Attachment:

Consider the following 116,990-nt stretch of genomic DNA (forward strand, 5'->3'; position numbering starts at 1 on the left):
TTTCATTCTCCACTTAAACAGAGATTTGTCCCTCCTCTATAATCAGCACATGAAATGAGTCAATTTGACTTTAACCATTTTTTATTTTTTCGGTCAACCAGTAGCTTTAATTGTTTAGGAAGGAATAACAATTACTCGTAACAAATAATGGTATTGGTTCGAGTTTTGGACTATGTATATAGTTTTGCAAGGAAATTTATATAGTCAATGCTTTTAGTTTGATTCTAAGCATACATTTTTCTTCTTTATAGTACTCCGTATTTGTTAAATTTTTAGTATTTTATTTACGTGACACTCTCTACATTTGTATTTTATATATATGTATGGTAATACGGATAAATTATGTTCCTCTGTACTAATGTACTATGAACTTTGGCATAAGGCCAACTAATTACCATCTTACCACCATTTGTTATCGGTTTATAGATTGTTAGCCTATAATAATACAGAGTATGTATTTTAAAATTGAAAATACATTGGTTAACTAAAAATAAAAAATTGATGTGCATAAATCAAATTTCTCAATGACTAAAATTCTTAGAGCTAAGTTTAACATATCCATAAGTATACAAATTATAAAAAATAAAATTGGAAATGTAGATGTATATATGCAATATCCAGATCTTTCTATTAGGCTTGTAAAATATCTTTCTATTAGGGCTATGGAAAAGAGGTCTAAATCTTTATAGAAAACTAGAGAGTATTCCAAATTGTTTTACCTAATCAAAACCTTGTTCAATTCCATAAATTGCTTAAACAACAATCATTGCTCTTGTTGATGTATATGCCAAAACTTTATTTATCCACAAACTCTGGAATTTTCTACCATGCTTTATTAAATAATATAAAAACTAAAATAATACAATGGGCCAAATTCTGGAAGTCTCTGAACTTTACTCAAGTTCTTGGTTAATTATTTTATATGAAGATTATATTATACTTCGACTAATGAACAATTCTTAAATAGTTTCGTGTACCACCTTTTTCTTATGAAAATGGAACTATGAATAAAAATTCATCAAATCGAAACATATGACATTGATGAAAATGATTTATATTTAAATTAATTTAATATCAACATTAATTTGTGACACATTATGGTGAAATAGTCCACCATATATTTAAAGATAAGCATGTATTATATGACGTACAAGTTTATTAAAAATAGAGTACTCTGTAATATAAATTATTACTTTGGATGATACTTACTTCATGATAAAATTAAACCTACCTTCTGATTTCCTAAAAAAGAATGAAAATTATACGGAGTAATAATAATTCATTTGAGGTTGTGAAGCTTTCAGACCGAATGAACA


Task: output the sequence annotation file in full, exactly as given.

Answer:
Consider the following 116,990-nt stretch of genomic DNA (forward strand, 5'->3'; position numbering starts at 1 on the left):
TTTCATTCTCCACTTAAACAGAGATTTGTCCCTCCTCTATAATCAGCACATGAAATGAGTCAATTTGACTTTAACCATTTTTTATTTTTTCGGTCAACCAGTAGCTTTAATTGTTTAGGAAGGAATAACAATTACTCGTAACAAATAATGGTATTGGTTCGAGTTTTGGACTATGTATATAGTTTTGCAAGGAAATTTATATAGTCAATGCTTTTAGTTTGATTCTAAGCATACATTTTTCTTCTTTATAGTACTCCGTATTTGTTAAATTTTTAGTATTTTATTTACGTGACACTCTCTACATTTGTATTTTATATATATGTATGGTAATACGGATAAATTATGTTCCTCTGTACTAATGTACTATGAACTTTGGCATAAGGCCAACTAATTACCATCTTACCACCATTTGTTATCGGTTTATAGATTGTTAGCCTATAATAATACAGAGTATGTATTTTAAAATTGAAAATACATTGGTTAACTAAAAATAAAAAATTGATGTGCATAAATCAAATTTCTCAATGACTAAAATTCTTAGAGCTAAGTTTAACATATCCATAAGTATACAAATTATAAAAAATAAAATTGGAAATGTAGATGTATATATGCAATATCCAGATCTTTCTATTAGGCTTGTAAAATATCTTTCTATTAGGGCTATGGAAAAGAGGTCTAAATCTTTATAGAAAACTAGAGAGTATTCCAAATTGTTTTACCTAATCAAAACCTTGTTCAATTCCATAAATTGCTTAAACAACAATCATTGCTCTTGTTGATGTATATGCCAAAACTTTATTTATCCACAAACTCTGGAATTTTCTACCATGCTTTATTAAATAATATAAAAACTAAAATAATACAATGGGCCAAATTCTGGAAGTCTCTGAACTTTACTCAAGTTCTTGGTTAATTATTTTATATGAAGATTATATTATACTTCGACTAATGAACAATTCTTAAATAGTTTCGTGTACCACCTTTTTCTTATGAAAATGGAACTATGAATAAAAATTCATCAAATCGAAACATATGACATTGATGAAAATGATTTATATTTAAATTAATTTAATATCAACATTAATTTGTGACACATTATGGTGAAATAGTCCACCATATATTTAAAGATAAGCATGTATTATATGACGTACAAGTTTATTAAAAATAGAGTACTCTGTAATATAAATTATTACTTTGGATGATACTTACTTCATGATAAAATTAAACCTACCTTCTGATTTCCTAAAAAAGAATGAAAATTATACGGAGTAATAATAATTCATTTGAGGTTGTGAAGCTTTCAGACCGAATGAACA